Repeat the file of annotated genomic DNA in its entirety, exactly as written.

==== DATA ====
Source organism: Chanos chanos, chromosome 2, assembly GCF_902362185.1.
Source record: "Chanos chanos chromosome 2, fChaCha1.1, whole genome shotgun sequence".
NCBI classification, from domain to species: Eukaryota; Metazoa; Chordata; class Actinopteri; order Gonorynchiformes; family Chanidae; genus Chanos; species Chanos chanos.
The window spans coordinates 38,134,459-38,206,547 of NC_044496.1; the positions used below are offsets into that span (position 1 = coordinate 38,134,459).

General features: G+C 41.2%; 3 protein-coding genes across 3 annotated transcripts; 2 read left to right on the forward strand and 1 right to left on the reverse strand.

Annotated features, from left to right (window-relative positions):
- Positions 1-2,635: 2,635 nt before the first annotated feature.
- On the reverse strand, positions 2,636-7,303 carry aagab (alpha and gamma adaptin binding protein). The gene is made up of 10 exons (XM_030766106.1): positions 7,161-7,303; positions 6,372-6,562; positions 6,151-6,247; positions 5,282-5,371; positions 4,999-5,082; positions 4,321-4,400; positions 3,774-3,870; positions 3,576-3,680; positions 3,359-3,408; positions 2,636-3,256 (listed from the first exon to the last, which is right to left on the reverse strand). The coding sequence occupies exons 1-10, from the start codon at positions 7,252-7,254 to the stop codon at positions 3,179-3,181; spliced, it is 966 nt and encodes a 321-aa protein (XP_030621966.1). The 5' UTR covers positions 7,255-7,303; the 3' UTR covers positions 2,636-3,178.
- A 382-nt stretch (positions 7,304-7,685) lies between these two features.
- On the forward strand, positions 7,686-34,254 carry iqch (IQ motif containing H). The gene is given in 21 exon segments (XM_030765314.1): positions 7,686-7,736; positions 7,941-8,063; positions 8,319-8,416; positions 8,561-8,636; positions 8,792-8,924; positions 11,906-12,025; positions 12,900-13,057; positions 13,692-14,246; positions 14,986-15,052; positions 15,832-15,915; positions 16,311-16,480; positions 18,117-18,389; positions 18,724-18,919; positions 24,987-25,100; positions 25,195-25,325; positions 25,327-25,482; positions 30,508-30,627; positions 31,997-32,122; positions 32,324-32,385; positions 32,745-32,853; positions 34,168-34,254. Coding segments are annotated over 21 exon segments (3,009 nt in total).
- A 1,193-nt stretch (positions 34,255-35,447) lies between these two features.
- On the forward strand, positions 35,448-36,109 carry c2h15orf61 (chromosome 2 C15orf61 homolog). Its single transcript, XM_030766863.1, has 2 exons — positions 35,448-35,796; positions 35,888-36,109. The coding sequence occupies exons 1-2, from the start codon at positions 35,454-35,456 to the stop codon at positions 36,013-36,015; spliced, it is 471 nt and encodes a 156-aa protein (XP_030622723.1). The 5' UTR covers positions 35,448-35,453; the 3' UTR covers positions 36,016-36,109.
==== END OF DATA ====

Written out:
Source organism: Chanos chanos, chromosome 2, assembly GCF_902362185.1.
Source record: "Chanos chanos chromosome 2, fChaCha1.1, whole genome shotgun sequence".
NCBI classification, from domain to species: Eukaryota; Metazoa; Chordata; class Actinopteri; order Gonorynchiformes; family Chanidae; genus Chanos; species Chanos chanos.
The window spans coordinates 38,134,459-38,206,547 of NC_044496.1; the positions used below are offsets into that span (position 1 = coordinate 38,134,459).

General features: G+C 41.2%; 3 protein-coding genes across 3 annotated transcripts; 2 read left to right on the forward strand and 1 right to left on the reverse strand.

Annotated features, from left to right (window-relative positions):
- Positions 1-2,635: 2,635 nt before the first annotated feature.
- On the reverse strand, positions 2,636-7,303 carry aagab (alpha and gamma adaptin binding protein). The gene is made up of 10 exons (XM_030766106.1): positions 7,161-7,303; positions 6,372-6,562; positions 6,151-6,247; positions 5,282-5,371; positions 4,999-5,082; positions 4,321-4,400; positions 3,774-3,870; positions 3,576-3,680; positions 3,359-3,408; positions 2,636-3,256 (listed from the first exon to the last, which is right to left on the reverse strand). The coding sequence occupies exons 1-10, from the start codon at positions 7,252-7,254 to the stop codon at positions 3,179-3,181; spliced, it is 966 nt and encodes a 321-aa protein (XP_030621966.1). The 5' UTR covers positions 7,255-7,303; the 3' UTR covers positions 2,636-3,178.
- A 382-nt stretch (positions 7,304-7,685) lies between these two features.
- On the forward strand, positions 7,686-34,254 carry iqch (IQ motif containing H). The gene is given in 21 exon segments (XM_030765314.1): positions 7,686-7,736; positions 7,941-8,063; positions 8,319-8,416; positions 8,561-8,636; positions 8,792-8,924; positions 11,906-12,025; positions 12,900-13,057; positions 13,692-14,246; positions 14,986-15,052; positions 15,832-15,915; positions 16,311-16,480; positions 18,117-18,389; positions 18,724-18,919; positions 24,987-25,100; positions 25,195-25,325; positions 25,327-25,482; positions 30,508-30,627; positions 31,997-32,122; positions 32,324-32,385; positions 32,745-32,853; positions 34,168-34,254. Coding segments are annotated over 21 exon segments (3,009 nt in total).
- A 1,193-nt stretch (positions 34,255-35,447) lies between these two features.
- On the forward strand, positions 35,448-36,109 carry c2h15orf61 (chromosome 2 C15orf61 homolog). Its single transcript, XM_030766863.1, has 2 exons — positions 35,448-35,796; positions 35,888-36,109. The coding sequence occupies exons 1-2, from the start codon at positions 35,454-35,456 to the stop codon at positions 36,013-36,015; spliced, it is 471 nt and encodes a 156-aa protein (XP_030622723.1). The 5' UTR covers positions 35,448-35,453; the 3' UTR covers positions 36,016-36,109.